Objectives: This study aimed to determine morphological characteristics of deficient posterior-inferior rim for transcatheter atrial septal defect (ASD) closure success. Background: The feasibility of transcatheter closure of ASD with deficient posterior-inferior rim remains unclear. Methods: Of 869 patients with ASD who were scheduled transcatheter closure, 121 with posterior-inferior rim of <5 mm were included. Posterior-inferior rim morphologies were evaluated by transesophageal echocardiography. Results: One hundred six patients successfully underwent transcatheter closure, while 15 patients failed. These 15 patients had complete deficient posterior-inferior rim of 0 mm and/or a large defect of ≥38 mm. Multivariate logistic regression analysis showed that transcatheter closure failure was independently related to complete deficient posterior-inferior rim and a large defect of ≥38 mm. Incomplete deficient posterior-inferior rim of >0 to <5 mm was observed in 84 patients. All these patients successfully underwent transcatheter closure, except two patients with a large defect of ≥38 mm. Complete deficient posterior-inferior rim was observed in 37 patients. The frequency of complete deficient posterior-inferior rim was higher in patients who failed transcatheter closure (87% vs. 23%, p <.01), but transcatheter closure was performed successfully if the range of complete deficient rim was ≤30°. After the procedure, no adverse events occurred during a median follow-up of 24 months. Conclusions: Most patients with deficient posterior-inferior rim successfully underwent transcatheter closure. Transcatheter closure could be performed even in patients with complete deficient posterior-inferior rim if the range was partial. Our findings can help to identify candidates for transcatheter closure.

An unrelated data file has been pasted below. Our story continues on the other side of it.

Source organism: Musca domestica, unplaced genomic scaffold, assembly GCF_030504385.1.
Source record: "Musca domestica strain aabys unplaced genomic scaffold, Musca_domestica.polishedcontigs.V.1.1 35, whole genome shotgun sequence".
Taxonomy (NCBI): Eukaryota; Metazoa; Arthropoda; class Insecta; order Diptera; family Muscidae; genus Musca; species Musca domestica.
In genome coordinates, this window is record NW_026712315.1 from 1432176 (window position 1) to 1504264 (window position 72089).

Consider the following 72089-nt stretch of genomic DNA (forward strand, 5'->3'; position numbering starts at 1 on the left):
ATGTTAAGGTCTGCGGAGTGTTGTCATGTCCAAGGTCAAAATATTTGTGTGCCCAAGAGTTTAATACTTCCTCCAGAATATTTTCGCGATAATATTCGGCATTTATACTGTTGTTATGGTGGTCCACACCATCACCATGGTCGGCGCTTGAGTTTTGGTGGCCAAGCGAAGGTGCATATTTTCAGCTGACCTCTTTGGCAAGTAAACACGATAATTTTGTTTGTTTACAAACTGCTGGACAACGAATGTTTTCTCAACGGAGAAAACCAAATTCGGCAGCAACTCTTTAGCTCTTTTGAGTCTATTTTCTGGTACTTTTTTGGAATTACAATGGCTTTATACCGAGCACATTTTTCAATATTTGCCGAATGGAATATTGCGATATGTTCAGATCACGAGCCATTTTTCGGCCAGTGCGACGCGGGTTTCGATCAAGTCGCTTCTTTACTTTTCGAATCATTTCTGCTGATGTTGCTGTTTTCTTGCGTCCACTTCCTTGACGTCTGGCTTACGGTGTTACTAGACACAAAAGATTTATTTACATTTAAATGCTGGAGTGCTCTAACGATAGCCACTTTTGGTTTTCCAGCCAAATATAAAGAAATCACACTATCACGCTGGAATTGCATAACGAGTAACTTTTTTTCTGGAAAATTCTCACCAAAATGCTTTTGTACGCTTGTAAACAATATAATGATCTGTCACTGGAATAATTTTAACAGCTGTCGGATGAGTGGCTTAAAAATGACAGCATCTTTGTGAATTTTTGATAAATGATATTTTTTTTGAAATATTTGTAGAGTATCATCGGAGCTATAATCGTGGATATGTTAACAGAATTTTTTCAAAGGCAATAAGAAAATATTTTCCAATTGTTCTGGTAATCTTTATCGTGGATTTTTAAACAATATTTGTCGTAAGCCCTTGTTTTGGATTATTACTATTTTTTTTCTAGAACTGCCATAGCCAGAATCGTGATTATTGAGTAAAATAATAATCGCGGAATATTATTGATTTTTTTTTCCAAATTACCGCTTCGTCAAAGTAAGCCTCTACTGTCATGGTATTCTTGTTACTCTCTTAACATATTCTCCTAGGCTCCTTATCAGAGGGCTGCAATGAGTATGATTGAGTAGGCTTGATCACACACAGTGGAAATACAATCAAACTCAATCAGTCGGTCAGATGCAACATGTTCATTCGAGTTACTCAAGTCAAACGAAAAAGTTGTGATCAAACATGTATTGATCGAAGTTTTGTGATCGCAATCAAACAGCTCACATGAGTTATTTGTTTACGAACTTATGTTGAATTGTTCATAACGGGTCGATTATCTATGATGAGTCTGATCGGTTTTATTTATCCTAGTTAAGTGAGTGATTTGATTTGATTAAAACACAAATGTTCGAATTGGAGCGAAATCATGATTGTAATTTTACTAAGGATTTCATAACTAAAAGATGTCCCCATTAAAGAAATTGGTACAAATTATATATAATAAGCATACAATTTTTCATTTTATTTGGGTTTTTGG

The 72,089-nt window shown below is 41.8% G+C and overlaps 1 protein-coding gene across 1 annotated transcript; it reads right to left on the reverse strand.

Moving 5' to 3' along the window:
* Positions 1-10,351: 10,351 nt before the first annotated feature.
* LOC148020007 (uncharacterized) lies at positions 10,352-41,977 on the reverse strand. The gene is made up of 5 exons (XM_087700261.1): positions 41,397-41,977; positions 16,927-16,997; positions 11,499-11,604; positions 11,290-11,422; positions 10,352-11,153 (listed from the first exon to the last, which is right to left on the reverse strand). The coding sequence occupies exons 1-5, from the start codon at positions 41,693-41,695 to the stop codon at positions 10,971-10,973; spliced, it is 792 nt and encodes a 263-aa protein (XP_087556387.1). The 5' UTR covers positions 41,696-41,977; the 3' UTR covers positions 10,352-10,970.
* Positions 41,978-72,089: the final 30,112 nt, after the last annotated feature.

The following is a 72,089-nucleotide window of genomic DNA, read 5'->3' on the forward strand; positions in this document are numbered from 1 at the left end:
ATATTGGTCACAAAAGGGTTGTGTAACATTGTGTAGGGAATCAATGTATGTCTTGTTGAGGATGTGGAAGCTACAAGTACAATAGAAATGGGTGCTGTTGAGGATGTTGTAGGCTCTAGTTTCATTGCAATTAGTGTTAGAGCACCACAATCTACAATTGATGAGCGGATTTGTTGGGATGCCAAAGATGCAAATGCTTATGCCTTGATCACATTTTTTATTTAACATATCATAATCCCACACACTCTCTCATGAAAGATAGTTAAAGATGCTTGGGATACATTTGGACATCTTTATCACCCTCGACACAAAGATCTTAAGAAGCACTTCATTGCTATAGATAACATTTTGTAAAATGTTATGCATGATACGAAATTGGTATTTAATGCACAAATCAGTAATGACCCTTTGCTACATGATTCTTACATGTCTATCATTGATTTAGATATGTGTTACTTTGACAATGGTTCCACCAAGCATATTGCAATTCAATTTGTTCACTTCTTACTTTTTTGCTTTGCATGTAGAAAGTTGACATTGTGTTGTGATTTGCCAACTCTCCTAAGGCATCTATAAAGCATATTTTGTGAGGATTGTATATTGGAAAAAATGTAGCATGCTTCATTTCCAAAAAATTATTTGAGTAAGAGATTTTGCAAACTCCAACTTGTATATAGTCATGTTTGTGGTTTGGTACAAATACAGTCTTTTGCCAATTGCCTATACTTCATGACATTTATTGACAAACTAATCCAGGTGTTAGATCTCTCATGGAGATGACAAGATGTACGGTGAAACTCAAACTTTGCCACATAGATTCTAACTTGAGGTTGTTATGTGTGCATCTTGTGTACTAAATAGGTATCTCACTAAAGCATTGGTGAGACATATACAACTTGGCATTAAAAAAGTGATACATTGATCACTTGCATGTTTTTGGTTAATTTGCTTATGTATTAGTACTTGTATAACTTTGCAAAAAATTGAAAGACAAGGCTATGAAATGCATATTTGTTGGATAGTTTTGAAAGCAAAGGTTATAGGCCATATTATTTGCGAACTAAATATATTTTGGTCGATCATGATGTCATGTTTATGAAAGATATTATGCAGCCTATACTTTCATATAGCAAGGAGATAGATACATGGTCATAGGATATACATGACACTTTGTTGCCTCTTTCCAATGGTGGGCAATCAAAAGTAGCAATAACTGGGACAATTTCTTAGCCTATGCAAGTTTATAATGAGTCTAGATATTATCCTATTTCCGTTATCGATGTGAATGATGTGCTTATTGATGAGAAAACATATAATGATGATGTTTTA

- atrial septal defect
- posterior-inferior rim
- transcatheter closure
ASJC Scopus subject areas
- Radiology Nuclear Medicine and imaging
- Cardiology and Cardiovascular Medicine